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INSTRUCTORS Raffi Hovasapian John Zhu
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For more information, please see full course syllabus of Calculus AB
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Lecture Comments (4)

1 answer

Last reply by: Angela Patrick
Sun Dec 15, 2013 7:26 AM

Post by sergey smith on October 3, 2013

on the second to last example isn't tan(3t) divided by the a term or 3? so wouldn't it equal tan(3t)/9 + C?

1 answer

Last reply by: Vicente Orellana
Wed Jul 17, 2013 8:08 PM

Post by Huseyin Kayahan on March 3, 2013

for example 1, isnt it supposed to be -cos2x/2x + C ?

Chain Rule

  • Tip: choose u so that dx cancels out rest of x terms
  • Don’t forget to substitute original expression back into u!

Chain Rule

Solve ∫sin(x − π) dx using u substitution
  • u = x − π
  • du = dx
  • ∫sin(x − π) dx = ∫sinu  du
  • ∫sin(x − π) dx = −cosu + c
  • ∫sin(x − π) dx = −cos(x − π) + c
  • −cos(x − π) = cosx
  • In reality, we could have simplified the original integral, but this works too
∫sin(x − π) dx = cosx + c
∫x sin(x2) dx
  • u = x2
  • du = 2x dx
  • ∫x sin(x2) dx = ∫x sinu [du/2x]
  • ∫x sin(x2) dx = [1/2] ∫sinu  du
  • ∫x sin(x2) dx = [1/2] (−cosu) + c
∫x sin(x2) dx = −[1/2] cosx2 + c
∫(3x − 5)4 dx
  • u = 3x − 5
  • du = 3  dx
  • ∫(3x − 5)4 dx = ∫u4 [du/3]
  • ∫(3x − 5)4 dx = [1/3] ∫u4 du
  • ∫(3x − 5)4 dx = [1/3] [(u5)/5] + c
∫(3x − 5)4 dx = [1/15] (3x − 5)5 + c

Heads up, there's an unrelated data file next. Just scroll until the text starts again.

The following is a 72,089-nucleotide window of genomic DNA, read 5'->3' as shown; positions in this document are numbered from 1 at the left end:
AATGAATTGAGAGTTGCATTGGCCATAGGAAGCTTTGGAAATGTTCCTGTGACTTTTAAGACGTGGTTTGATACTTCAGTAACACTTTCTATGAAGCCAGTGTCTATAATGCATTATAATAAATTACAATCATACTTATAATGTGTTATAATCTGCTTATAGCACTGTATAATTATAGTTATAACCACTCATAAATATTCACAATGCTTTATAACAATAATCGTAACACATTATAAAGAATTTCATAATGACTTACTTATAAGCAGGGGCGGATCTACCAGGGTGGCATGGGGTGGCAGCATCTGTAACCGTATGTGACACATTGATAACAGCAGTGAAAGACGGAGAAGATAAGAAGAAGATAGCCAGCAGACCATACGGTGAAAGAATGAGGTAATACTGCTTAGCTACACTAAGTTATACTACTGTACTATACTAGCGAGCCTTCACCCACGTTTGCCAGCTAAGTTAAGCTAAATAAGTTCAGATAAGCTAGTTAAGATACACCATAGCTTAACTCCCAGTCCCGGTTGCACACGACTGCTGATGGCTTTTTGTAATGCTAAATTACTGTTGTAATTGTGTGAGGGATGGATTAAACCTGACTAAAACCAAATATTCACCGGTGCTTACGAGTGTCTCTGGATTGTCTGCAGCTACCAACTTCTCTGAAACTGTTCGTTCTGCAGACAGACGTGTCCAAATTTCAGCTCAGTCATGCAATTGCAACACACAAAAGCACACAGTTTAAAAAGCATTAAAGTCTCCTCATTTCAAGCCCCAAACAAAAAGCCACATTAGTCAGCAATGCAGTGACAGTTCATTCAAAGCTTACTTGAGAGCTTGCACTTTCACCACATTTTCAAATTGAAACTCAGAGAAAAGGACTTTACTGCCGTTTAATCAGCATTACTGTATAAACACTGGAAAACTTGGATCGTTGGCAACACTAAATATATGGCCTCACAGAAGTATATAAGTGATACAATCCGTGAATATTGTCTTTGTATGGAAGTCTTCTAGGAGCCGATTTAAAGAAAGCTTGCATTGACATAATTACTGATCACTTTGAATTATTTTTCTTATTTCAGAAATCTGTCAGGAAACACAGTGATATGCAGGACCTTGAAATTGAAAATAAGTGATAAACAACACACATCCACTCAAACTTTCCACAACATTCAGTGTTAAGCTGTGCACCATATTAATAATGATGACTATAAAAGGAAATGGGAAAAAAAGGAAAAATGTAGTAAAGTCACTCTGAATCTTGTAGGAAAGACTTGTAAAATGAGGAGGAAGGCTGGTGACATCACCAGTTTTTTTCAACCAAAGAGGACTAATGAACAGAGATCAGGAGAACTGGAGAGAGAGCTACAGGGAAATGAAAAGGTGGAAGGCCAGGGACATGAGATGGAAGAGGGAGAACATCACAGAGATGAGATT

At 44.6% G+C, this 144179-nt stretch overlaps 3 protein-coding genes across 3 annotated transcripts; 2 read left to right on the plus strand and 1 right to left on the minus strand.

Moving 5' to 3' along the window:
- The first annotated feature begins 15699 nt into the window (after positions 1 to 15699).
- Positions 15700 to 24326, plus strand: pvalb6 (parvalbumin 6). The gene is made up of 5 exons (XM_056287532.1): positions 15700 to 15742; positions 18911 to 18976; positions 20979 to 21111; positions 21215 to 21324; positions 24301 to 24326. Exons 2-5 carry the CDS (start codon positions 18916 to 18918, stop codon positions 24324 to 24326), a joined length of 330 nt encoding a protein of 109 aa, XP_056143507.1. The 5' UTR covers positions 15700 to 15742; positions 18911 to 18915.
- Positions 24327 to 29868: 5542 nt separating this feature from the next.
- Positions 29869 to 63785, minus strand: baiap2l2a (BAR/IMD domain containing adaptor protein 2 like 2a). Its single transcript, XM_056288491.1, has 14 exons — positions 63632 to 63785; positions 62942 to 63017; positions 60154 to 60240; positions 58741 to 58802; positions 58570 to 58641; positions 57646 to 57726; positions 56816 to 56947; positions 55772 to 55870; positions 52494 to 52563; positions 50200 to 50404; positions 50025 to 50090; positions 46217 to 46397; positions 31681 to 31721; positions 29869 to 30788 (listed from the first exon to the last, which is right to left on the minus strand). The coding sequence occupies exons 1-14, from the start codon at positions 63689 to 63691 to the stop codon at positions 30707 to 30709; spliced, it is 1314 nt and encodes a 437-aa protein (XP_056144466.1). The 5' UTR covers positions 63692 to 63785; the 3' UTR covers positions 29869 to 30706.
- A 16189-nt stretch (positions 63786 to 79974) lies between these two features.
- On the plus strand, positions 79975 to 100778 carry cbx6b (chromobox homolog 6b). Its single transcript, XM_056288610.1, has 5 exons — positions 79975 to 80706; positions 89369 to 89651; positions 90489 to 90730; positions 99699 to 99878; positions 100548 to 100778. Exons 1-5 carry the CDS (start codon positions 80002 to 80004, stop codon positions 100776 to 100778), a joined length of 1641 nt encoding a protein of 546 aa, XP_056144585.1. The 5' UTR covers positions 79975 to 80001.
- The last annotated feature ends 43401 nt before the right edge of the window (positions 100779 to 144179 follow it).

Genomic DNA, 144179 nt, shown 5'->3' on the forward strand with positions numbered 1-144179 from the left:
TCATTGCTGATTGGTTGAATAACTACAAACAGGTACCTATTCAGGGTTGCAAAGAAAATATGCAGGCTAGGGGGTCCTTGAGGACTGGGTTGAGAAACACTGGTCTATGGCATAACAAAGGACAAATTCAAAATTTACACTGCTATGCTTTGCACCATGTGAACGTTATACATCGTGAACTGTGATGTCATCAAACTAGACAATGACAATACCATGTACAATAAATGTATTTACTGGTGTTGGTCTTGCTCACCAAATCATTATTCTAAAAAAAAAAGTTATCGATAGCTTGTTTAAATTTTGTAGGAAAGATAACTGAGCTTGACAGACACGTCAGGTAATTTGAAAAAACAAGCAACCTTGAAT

∫cos√{x2 + 2x + 1}  dx with x ≥ 0
  • There is a constraint that means the square root will never be negative
  • ∫cos√{x2 + 2x + 1}  dx = ∫cos√{(x + 1)2} dx
  • ∫cos√{x2 + 2x + 1}  dx = ∫cos(x + 1) dx
  • u = x + 1
  • du = dx
  • ∫cos√{x2 + 2x + 1}  dx = ∫cosu  du
  • ∫cos√{x2 + 2x + 1}  dx = sinu + c
∫cos√{x2 + 2x + 1}  dx = sin(x + 1) + c given x ≥ 0
∫(6x + 3)(x2 + x)7 dx
  • u = x2 + x
  • du = (2x + 1) dx
  • ∫(6x + 3)(x2 + x)7 dx = ∫(6x + 3) u7 [du/(2x + 1)]
  • ∫(6x + 3)(x2 + x)7 dx = ∫[(6x + 3)/(2x + 1)] u7 du
  • ∫(6x + 3)(x2 + x)7 dx = 3 ∫u7 du
  • ∫(6x + 3)(x2 + x)7 dx = 3 [(u8)/8] + c
∫(6x + 3)(x2 + x)7 dx = [3/8] (x2 + x)8 + c
∫√{7x + 9}  dx
  • u = 7x + 9
  • du = 7  dx
  • ∫√{7x + 9}  dx = ∫√u [du/7]
  • ∫√{7x + 9}  dx = [1/7] ∫√u  du
  • ∫√{7x + 9}  dx = [1/7] ∫u[1/2] du
  • ∫√{7x + 9}  dx = [1/7] [(u[3/2])/([3/2])] + c
  • ∫√{7x + 9}  dx = [2/21] u[3/2] + c
∫√{7x + 9}  dx = [2/21] (7x + 9)[3/2] + c
∫[(x2 + 1)/((x3 + 3x − 11)4)] dx
  • u = x3 + 3x − 11
  • du = (3x2 + 3) dx
  • ∫[(x2 + 1)/((x3 + 3x − 11)4)] dx = ∫[(x2 + 1)/(u4)] [du/(3x2 + 3)]
  • ∫[(x2 + 1)/((x3 + 3x − 11)4)] dx = ∫[(x2 + 1)/(3x2 + 3)] u−4 du
  • ∫[(x2 + 1)/((x3 + 3x − 11)4)] dx = [1/3] ∫u−4 du
  • ∫[(x2 + 1)/((x3 + 3x − 11)4)] dx = [1/3] [(u−3)/(−3)] + c
∫[(x2 + 1)/((x3 + 3x − 11)4)] dx = −[1/9] [1/((x3 + 3x − 11)3)] + c
∫cosx (sinx)6 dx
  • u = sinx
  • du = cosx  dx
  • ∫cosx (sinx)6 dx = ∫(sinx)6 cosx  dx
  • ∫cosx (sinx)6 dx = ∫u6 du
  • ∫cosx (sinx)6 dx = [(u7)/7] + c
∫cosx (sinx)6 dx = [1/7] (sinx)7 + c
∫[(sec2 √x)/(√x)] dx
  • u = √x
  • du = [1/2] [1/(√x)] dx
  • ∫[(sec2 √x)/(√x)] dx = 2 ∫sec2 √x [1/(2√x)] dx
  • ∫[(sec2 √x)/(√x)] dx = 2 ∫sec2 u  du
  • ∫[(sec2 √x)/(√x)] dx = 2 tanu + c
∫[(sec2 √x)/(√x)] dx = 2 tan√x + c
∫x2 (x3 + 4)5 dx
  • u = x3 + 4
  • du = 3x2 dx
  • ∫x2 (x3 + 4)5 dx = [1/3] ∫(x3 + 4)5 3x2 dx
  • ∫x2 (x3 + 4)5 dx = [1/3] ∫u5 du
  • ∫x2 (x3 + 4)5 dx = [1/3] [(u6)/6] + c
∫x2 (x3 + 4)5 dx = [1/18] (x3 + 4)6 + c

*These practice questions are only helpful when you work on them offline on a piece of paper and then use the solution steps function to check your answer.

Answer

Chain Rule

Lecture Slides are screen-captured images of important points in the lecture. Students can download and print out these lecture slide images to do practice problems as well as take notes while watching the lecture.

  • Intro 0:00
  • Chain Rule 0:07
    • Example 1
  • Example 2 3:17
  • Example 3 5:09
  • Example 4 7:53
  • Example 5 9:40
  • Example 6 11:39